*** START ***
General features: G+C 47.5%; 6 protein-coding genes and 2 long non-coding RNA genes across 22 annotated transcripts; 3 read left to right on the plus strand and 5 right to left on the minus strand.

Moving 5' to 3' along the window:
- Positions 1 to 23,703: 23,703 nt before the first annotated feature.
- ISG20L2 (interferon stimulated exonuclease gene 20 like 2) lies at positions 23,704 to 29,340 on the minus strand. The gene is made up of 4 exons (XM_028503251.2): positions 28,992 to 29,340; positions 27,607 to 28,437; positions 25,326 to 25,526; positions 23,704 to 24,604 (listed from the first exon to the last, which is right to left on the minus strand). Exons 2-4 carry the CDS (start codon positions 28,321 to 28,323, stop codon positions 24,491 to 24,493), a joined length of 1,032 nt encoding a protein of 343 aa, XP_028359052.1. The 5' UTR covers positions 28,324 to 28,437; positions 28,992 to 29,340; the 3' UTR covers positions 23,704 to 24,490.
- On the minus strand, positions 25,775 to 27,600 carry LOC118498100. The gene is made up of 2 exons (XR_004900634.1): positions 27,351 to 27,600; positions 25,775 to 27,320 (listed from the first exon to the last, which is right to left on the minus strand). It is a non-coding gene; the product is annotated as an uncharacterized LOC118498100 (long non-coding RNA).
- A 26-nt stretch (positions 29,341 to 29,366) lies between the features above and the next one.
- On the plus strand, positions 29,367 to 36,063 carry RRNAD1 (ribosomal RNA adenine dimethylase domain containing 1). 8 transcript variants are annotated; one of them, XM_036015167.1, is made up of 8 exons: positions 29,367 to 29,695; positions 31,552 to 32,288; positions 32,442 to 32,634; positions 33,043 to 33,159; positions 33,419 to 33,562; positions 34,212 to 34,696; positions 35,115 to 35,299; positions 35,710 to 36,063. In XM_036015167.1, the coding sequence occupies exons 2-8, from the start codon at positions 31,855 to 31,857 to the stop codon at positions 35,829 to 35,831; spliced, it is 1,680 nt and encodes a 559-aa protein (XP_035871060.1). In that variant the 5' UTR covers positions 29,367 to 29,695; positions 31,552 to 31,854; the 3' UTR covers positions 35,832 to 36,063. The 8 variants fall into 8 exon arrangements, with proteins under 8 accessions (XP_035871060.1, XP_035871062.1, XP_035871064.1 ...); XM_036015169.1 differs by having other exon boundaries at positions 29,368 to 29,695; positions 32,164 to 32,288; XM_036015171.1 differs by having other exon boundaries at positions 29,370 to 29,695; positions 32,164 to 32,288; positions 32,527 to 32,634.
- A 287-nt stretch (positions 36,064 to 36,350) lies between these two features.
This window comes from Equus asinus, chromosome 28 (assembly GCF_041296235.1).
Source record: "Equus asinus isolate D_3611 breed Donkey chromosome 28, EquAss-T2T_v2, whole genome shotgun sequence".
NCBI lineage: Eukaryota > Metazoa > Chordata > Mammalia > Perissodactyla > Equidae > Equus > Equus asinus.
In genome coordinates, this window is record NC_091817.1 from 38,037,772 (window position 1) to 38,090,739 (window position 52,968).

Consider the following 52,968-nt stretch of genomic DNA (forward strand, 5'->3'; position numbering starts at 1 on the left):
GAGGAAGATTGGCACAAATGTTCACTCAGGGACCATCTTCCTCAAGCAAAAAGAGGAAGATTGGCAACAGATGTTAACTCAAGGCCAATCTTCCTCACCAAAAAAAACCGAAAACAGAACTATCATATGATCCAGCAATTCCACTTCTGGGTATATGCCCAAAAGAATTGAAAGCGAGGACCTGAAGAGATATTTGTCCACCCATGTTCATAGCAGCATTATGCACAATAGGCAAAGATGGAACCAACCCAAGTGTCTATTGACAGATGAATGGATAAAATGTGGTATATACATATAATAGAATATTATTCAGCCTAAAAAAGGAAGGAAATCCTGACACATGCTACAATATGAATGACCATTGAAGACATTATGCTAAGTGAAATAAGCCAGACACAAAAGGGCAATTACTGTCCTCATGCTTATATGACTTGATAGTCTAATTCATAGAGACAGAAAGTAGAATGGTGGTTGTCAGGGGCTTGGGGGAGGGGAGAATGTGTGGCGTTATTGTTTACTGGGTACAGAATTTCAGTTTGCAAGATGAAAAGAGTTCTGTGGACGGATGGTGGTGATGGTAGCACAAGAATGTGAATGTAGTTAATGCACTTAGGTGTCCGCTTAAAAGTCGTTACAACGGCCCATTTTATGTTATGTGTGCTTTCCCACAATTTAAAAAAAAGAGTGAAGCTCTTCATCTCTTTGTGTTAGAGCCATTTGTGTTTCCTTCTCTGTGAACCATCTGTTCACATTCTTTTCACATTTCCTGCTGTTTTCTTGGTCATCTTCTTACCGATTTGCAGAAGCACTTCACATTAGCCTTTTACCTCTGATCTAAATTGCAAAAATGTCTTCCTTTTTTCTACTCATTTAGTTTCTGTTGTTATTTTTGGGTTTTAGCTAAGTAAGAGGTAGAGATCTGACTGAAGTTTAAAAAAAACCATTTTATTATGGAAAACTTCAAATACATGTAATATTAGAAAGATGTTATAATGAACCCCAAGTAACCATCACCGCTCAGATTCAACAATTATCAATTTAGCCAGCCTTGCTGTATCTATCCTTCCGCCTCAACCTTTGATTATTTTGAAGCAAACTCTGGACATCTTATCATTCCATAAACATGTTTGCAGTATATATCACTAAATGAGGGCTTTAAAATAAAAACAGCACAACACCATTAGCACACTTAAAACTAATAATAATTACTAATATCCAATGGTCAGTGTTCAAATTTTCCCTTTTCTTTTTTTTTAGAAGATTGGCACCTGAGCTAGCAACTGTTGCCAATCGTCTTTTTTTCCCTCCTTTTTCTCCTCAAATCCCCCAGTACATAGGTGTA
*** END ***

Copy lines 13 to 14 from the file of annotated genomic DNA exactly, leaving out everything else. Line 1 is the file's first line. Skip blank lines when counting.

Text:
Consider the following 52,968-nt stretch of genomic DNA (forward strand, 5'->3'; position numbering starts at 1 on the left):
GAGGAAGATTGGCACAAATGTTCACTCAGGGACCATCTTCCTCAAGCAAAAAGAGGAAGATTGGCAACAGATGTTAACTCAAGGCCAATCTTCCTCACCAAAAAAAACCGAAAACAGAACTATCATATGATCCAGCAATTCCACTTCTGGGTATATGCCCAAAAGAATTGAAAGCGAGGACCTGAAGAGATATTTGTCCACCCATGTTCATAGCAGCATTATGCACAATAGGCAAAGATGGAACCAACCCAAGTGTCTATTGACAGATGAATGGATAAAATGTGGTATATACATATAATAGAATATTATTCAGCCTAAAAAAGGAAGGAAATCCTGACACATGCTACAATATGAATGACCATTGAAGACATTATGCTAAGTGAAATAAGCCAGACACAAAAGGGCAATTACTGTCCTCATGCTTATATGACTTGATAGTCTAATTCATAGAGACAGAAAGTAGAATGGTGGTTGTCAGGGGCTTGGGGGAGGGGAGAATGTGTGGCGTTATTGTTTACTGGGTACAGAATTTCAGTTTGCAAGATGAAAAGAGTTCTGTGGACGGATGGTGGTGATGGTAGCACAAGAATGTGAATGTAGTTAATGCACTTAGGTGTCCGCTTAAAAGTCGTTACAACGGCCCATTTTATGTTATGTGTGCTTTCCCACAATTTAAAAAAAAGAGTGAAGCTCTTCATCTCTTTGTGTTAGAGCCATTTGTGTTTCCTTCTCTGTGAACCATCTGTTCACATTCTTTTCACATTTCCTGCTGTTTTCTTGGTCATCTTCTTACCGATTTGCAGAAGCACTTCACATTAGCCTTTTACCTCTGATCTAAATTGCAAAAATGTCTTCCTTTTTTCTACTCATTTAGTTTCTGTTGTTATTTTTGGGTTTTAGCTAAGTAAGAGGTAGAGATCTGACTGAAGTTTAAAAAAAACCATTTTATTATGGAAAACTTCAAATACATGTAATATTAGAAAGATGTTATAATGAACCCCAAGTAACCATCACCGCTCAGATTCAACAATTATCAATTTAGCCAGCCTTGCTGTATCTATCCTTCCGCCTCAACCTTTGATTATTTTGAAGCAAACTCTGGACATCTTATCATTCCATAAACATGTTTGCAGTATATATCACTAAATGAGGGCTTTAAAATAAAAACAGCACAACACCATTAGCACACTTAAAACTAATAATAATTACTAATATCCAATGGTCAGTGTTCAAATTTTCCCTTTTCTTTTTTTTTAGAAGATTGGCACCTGAGCTAGCAACTGTTGCCAATCGTCTTTTTTTCCCTCCTTTTTCTCCTCAAATCCCCCAGTACATAGGTGTA